A wave of optimism with Seaway opening

By Alex Binkley

When it comes to the prospects for a new navigation season on the St. Lawrence Seaway and Great Lakes, Terence Bowles and Craig Middlebrook have to sound optimistic. This year might justify upbeat comments the President and CEO of The St. Lawrence Seaway Management Corporation and the Deputy Administrator of Saint Lawrence Seaway Development Corporation offer in separate interviews.

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Madeleine Paquin talks about future opportunities for Logistec

By Brian Dunn

Logistec has enjoyed a proud history since the company was founded 65 years ago by Roger Paquin, father of current President and CEO Madeleine Paquin, including 47 consecutive profitable years since listing on the Toronto Stock Exchange in 1969. Much of the company’s success can be attributed to management’s philosophy of embracing innovation, Ms. Paquin told a recent luncheon meeting of the Canadian Club of Montreal. “This approach has directly contributed to our growth over the years and enables us to have a positive long-term impact on the communities we serve.

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Capacity crunch on box ships to Asia: Maersk first to stop taking bookings, as air freight awaits boost

By Mike Wackett and Alex Lennane

On March 1, Maersk Line stopped booking export containers from Europe to Asia and the Middle East, according to market sources, while capacity is said to be extremely tight for other lines. Air freight could feel the benefit, if the capacity crunch continues, according to one forwarder.

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Zim and THE Alliance to offer joint Mediterranean-US east coast services in 2017

By Mike Wackett

THE Alliance and Israeli carrier Zim are to combine Mediterranean-US east coast services in April. Subject to regulatory approval, the co-operation involves THE Alliance dropping calls at Barcelona, Tarragona, Valencia and the transhipment hub of Algeciras from its AL6 service, which will be served by Zim’s flagship ZCA service, branded AL7 by THE Alliance.

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UK Institute agrees to fund development of wind-power systems to cut cargo ship emissions

By Alexander Whiteman

Britain’s Energy Technologies Institute (ETI) will fund development of flettner rotor systems for cargo vessels, arguing that wind power represents the only credible way to cut shipping’s CO2 emissions. A flettner rotor system uses a spinning cylinder to convert wind force into thrust that helps propel a ship.

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Anti-dumping and countervailing duties – and their role in softwood lumber sector

By Alan M. Field

Like peanut butter and jelly, countervailing duties and antidumping duties go hand-in-hand. Explains Susan Kohn Ross, a partner at Mitchell Silberberg & Knupp LLP, a Los Angeles international law firm. Dumping occurs when you are charging a lower price in a foreign market than you are charging in your domestic market, or you are charging less in a foreign market than it costs you to make that product.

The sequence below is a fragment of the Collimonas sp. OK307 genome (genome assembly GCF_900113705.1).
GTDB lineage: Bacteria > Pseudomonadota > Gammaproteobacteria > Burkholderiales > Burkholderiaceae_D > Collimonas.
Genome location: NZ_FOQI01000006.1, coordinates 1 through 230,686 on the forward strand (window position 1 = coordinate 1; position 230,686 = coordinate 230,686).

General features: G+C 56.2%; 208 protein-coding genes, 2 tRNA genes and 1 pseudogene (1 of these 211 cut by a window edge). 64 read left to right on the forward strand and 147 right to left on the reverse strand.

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The new terms of trade: disagreement, discontent and dissent grow in an age of anti-globalization

By Alan M. Field

Late in October, Canada and the European Union signed their long-delayed Comprehensive Economic & Trade Agreement (CETA). Like the troubled 12-nation Trans-Pacific Partnership, which was intended to bring together Canada, the U.S. and other nations that border on the Pacific, CETA is not an old-fashioned free-trade pact aimed at making further tariff cuts, but a next-generation agreement focused on facilitating market deregulation, liberalization, and, its critics say, the handing of further powers over law-making to big business. For some, its most nefarious component is its Investor State-Resolution System (ISDS), which would establish a “corporate court” system that gives foreign investors their own special legal process to sue governments.

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Extra ships slow to book via Panama Canal as Suez tries to lure back traffic with rebates

By Gavin van Marle in Cancun

Less than half a year since the opening of the expanded Panama Canal, large amounts of available capacity through its larger lock remain unused, according to shipping lines speaking at this week’s TOC Americas Container Supply chain event in held in Cancun.

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AltaGas begins development of propane export terminal at Port of Prince Rupert

By R. Bruce Striegler

In January of this year, Alberta-based AltaGas Ltd. announced that subleases and related agreements were signed with Port of Prince Rupert’s Ridley Terminals Inc. to develop, build, own and operate a proposed Ridley Island Propane Export Terminal. In an interview with Dan Woznow, AltaGas Vice-President of Energy Exports, he says, “Propane has become landlocked in Canada. There’s been a big development in the U.S. with gas drilling in the northeast. Over the last five to six years, from less than 100,000 barrels a day of propane being exported, it’s now closer to 800,000 bpd or more, being exported from the Gulf Coast.”

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Report on ACPA Conference held in Thunder Bay

By William Hryb

From September 6 to 9, Port of Thunder Bay showcased its natural harbour and vital maritime link discovered by explorers such as Radisson & Groseilliers some three and a half centuries ago. On the occasion of the 58th annual ACPA Conference (Association of Canadian Port Authorities), the Port illustrated in exemplary fashion that its facilities represent a truly superior gateway and vital lifeline to Eastern markets for Western Canada and beyond.

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